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Biomedicine grad students deepen compassion through cross-cultural stints

Chris, Jeanette Nisly Guatemala clinic

Graduate students in the medical field do not usually study abroad as part of their collegiate experience. But the two-year-old MA in biomedicine program at Eastern Mennonite University is designed to teach its students to look at biomedicine from a broad, multi-faceted perspective.

“Our philosophy is very different,” said biology professor Roman Miller, PhD, who directs the program. “Biomedicine, health and healing need to be holistic. It takes more than biology, math and physic courses to understand the human person.”

Early visionaries decided to adapt the undergraduate cross-cultural requirement to biomedicine graduate students, giving it a medical twist. They believed that students needed exposure to the kind of diversity they were likely to encounter as biomedical professionals.

Chris

Chris Dreikhorn at a microscope in rural Guatemala

The result is a three-week summer course titled Cross-Cultural Health Care/Biomedicine in which students examine the“differentiation of resources, social, psychological, and spiritual ideas, contrasting the student’s personal culture with the explored culture,” according the course description. It also explains that students may study in a variety of different settings, but are expected to keep reflective journals and ultimately write a paper on their experience.

EMU professors recommend two organizations to biomedical students. One, Concern America, works in Guatemala, and the other, Appalachian Regional Healthcare, has several locations in Kentucky. Four of the eight students that went on biomedicine cross-culturals this summer went to one of these locations. (One of the leaders in Guatemala of Concern America is EMU nursing alumna Jeanette Nisly.) The other four went to Tanzania, Costa Rica, Panama, and West Virginia, as well as to rural Bluefield, Virginia.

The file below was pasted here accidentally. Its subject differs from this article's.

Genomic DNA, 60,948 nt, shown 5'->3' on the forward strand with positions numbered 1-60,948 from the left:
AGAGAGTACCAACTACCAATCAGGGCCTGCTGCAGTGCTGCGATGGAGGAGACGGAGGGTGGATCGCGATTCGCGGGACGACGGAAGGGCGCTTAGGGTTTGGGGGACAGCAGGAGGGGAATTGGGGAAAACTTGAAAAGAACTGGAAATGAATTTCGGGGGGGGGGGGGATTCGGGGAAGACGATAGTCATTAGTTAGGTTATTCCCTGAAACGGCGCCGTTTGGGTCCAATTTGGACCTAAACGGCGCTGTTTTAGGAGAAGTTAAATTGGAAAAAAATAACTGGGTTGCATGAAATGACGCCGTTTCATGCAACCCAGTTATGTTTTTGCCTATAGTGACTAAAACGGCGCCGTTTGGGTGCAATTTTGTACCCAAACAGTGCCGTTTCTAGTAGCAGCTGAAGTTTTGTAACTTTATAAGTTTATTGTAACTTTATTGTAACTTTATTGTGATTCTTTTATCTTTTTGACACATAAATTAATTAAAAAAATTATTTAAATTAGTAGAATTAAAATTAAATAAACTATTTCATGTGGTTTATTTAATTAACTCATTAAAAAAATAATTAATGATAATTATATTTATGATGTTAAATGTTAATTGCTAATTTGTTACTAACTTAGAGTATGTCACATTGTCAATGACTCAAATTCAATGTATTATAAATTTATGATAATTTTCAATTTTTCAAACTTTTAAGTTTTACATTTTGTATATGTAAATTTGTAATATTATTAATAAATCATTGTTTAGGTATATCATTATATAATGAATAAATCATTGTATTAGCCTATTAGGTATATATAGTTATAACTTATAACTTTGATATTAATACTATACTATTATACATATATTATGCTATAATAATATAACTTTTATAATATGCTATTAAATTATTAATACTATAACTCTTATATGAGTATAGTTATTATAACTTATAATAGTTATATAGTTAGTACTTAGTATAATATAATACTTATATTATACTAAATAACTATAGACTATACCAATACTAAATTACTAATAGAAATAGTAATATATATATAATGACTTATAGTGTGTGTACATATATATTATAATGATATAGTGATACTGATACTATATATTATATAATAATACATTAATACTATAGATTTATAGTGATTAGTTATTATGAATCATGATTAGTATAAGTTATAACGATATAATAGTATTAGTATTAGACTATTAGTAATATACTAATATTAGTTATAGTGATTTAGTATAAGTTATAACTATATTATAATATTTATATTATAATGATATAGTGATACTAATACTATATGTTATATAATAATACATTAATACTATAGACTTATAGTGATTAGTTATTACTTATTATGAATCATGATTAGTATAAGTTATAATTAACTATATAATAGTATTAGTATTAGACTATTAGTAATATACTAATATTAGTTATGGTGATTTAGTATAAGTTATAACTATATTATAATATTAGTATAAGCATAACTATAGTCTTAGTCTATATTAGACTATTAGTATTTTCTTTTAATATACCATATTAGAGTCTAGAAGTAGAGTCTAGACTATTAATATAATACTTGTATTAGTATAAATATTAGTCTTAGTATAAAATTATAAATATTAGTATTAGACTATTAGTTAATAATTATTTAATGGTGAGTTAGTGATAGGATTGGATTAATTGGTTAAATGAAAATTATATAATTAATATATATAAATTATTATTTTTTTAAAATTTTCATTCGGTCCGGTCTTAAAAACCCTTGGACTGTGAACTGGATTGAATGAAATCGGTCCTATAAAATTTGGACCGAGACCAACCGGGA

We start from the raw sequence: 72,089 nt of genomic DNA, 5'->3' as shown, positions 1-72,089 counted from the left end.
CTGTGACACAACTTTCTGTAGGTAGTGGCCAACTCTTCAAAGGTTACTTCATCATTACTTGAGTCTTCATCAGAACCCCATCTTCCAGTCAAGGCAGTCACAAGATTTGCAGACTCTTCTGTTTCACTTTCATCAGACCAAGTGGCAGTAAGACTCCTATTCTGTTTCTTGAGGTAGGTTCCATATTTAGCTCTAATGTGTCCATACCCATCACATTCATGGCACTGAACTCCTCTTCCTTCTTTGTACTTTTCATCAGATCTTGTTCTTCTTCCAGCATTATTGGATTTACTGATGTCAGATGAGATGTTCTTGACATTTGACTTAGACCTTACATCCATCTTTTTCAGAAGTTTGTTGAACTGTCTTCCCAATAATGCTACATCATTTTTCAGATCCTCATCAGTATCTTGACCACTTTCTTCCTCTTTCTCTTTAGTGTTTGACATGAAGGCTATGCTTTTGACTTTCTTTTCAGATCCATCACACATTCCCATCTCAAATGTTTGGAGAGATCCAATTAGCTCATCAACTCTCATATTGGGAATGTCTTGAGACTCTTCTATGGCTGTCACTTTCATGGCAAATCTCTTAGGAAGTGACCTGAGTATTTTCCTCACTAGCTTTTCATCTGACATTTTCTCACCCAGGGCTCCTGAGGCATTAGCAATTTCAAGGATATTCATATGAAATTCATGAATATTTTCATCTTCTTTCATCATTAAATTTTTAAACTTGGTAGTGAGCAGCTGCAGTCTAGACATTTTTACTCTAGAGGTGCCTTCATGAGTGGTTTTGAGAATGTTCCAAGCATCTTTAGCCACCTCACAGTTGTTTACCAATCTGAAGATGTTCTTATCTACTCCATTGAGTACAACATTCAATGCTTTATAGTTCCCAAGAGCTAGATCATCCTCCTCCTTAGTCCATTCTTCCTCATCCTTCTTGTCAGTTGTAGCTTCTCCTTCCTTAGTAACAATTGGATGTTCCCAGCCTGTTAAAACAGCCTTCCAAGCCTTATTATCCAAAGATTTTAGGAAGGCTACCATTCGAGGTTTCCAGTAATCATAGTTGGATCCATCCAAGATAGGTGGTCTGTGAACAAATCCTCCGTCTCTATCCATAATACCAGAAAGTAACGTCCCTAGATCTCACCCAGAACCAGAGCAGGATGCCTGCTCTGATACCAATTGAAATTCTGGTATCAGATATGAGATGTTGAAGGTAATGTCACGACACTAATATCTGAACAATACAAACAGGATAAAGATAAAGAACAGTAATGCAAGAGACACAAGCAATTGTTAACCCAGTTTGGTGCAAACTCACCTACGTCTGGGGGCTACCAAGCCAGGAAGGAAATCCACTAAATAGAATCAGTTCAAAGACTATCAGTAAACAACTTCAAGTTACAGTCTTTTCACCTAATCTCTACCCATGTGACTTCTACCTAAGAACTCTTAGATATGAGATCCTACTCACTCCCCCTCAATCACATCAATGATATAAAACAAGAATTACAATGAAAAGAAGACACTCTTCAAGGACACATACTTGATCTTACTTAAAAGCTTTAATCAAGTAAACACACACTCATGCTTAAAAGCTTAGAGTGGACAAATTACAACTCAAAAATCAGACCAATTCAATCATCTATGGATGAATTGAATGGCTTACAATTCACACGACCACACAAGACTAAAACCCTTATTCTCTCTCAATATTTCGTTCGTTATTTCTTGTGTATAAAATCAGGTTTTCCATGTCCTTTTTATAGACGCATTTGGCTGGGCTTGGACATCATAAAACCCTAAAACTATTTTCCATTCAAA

The student’s experiences were “eye-opening” said both Matt Tieszen (Guatemala) and Asad Ali (Kentucky) in separate interviews. Both Tieszen and Ali spent most of their time shadowing healthcare professionals as they worked in clinics and hospitals, or did home visits.

“You read about development work and the importance of improving things like maternal healthcare, but you don’t really get to see a lot of it in the States,” said Tieszen, who went to Guatemala (with fellow student Chris Dreikhorn). Tieszen hopes to become a physician’s assistant and is interested in practicing health work in an international setting.

Ali (along with student David Abraham) traveled to Hazard and Whitesburg, Kentucky. For Ali, who is from Harrisburg, Pennsylvania, rural Appalachia was just as foreign as crossing the border. He observed patients who came into the hospital with black lung from working in coalmines and shadowed a home health nurse on her house calls. “There were diseases there you just don’t see in a city,” he said. “I thought that small isolated towns didn’t exist anymore, but the cross-cultural was an eye-opener; it showed me that they do.”

Cross-culturals are “necessary for training health professionals because there is such a diversity in healthcare,” said nursing and biomedicine professor Ann Hershberger, PhD. She added that even though many graduate programs do not require cross-culturals, she believes that the healthcare immersion experience helps students to become more well-rounded, compassionate healthcare providers by exposing them to the kind of variety they are likely to encounter in practice.

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